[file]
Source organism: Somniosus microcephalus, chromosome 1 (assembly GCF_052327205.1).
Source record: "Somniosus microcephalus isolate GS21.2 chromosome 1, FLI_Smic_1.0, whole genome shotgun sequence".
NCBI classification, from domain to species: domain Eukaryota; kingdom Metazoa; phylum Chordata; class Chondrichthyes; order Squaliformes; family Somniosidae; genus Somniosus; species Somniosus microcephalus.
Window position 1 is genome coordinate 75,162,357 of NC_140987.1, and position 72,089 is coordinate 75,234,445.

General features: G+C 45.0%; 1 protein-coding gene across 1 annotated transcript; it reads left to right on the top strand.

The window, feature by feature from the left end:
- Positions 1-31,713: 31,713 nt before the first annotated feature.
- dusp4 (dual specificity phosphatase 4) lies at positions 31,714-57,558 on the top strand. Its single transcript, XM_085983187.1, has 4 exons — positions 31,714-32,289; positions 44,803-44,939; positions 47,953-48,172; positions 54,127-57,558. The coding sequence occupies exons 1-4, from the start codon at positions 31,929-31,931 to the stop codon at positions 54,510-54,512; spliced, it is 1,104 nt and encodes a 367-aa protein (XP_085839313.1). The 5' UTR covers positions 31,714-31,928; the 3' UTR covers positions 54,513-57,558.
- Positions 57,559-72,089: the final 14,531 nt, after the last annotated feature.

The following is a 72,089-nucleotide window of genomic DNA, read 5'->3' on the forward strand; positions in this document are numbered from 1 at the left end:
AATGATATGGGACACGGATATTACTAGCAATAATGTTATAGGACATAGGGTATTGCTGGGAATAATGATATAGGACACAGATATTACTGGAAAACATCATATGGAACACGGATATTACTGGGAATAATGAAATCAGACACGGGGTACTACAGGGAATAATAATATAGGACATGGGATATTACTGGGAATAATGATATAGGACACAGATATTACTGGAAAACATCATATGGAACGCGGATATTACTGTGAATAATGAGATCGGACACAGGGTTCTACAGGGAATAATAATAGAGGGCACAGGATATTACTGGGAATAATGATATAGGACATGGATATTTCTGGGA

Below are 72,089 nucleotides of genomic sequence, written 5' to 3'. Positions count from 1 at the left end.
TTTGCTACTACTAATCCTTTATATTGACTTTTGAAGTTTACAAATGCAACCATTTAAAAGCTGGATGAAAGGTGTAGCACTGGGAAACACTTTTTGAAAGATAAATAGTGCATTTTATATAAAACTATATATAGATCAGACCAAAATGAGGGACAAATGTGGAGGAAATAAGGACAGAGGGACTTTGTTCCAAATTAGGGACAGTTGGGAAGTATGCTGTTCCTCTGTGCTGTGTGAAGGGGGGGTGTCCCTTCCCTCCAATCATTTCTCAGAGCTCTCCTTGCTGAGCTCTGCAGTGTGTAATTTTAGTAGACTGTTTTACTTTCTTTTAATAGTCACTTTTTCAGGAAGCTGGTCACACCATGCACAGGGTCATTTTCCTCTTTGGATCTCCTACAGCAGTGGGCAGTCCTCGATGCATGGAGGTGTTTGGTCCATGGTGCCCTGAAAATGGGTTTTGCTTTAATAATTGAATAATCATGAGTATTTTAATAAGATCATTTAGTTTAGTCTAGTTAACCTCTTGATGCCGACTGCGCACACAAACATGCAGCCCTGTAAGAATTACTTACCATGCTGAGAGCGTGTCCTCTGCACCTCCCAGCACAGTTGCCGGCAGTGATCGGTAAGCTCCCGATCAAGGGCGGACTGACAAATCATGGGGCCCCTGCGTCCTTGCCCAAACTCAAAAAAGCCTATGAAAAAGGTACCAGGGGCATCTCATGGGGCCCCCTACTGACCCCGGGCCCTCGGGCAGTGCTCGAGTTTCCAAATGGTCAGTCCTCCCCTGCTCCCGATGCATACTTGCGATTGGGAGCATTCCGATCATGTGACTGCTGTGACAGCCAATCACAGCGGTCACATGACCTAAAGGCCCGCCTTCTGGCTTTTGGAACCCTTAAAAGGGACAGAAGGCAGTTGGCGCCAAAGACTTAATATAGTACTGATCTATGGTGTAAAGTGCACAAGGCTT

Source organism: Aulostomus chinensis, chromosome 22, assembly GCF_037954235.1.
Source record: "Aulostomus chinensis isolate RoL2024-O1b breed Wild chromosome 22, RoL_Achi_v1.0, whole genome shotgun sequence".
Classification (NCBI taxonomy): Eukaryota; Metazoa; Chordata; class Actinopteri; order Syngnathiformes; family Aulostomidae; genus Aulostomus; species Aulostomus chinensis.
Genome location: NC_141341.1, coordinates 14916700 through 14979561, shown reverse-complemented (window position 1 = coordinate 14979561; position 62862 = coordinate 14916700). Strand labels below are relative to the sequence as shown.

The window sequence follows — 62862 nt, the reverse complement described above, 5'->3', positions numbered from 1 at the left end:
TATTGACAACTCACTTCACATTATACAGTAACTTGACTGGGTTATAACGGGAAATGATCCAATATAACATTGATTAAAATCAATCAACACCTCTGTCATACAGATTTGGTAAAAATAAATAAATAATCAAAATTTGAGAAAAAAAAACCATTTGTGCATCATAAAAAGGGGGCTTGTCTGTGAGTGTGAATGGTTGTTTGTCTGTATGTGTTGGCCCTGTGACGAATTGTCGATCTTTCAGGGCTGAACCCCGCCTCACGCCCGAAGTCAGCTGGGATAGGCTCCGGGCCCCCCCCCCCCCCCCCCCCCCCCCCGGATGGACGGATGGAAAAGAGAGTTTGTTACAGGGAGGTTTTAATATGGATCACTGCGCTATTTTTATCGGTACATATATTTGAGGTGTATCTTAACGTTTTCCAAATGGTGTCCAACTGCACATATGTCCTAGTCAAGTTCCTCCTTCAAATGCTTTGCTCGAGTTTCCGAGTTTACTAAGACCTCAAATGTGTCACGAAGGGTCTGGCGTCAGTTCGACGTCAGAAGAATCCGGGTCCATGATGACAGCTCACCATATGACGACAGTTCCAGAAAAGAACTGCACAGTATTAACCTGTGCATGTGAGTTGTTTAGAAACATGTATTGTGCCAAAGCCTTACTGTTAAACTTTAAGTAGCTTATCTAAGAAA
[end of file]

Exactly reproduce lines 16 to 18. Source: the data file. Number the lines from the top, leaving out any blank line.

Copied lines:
Classification (NCBI taxonomy): Eukaryota; Metazoa; Chordata; class Actinopteri; order Syngnathiformes; family Aulostomidae; genus Aulostomus; species Aulostomus chinensis.
Genome location: NC_141341.1, coordinates 14916700 through 14979561, shown reverse-complemented (window position 1 = coordinate 14979561; position 62862 = coordinate 14916700). Strand labels below are relative to the sequence as shown.

The window sequence follows — 62862 nt, the reverse complement described above, 5'->3', positions numbered from 1 at the left end: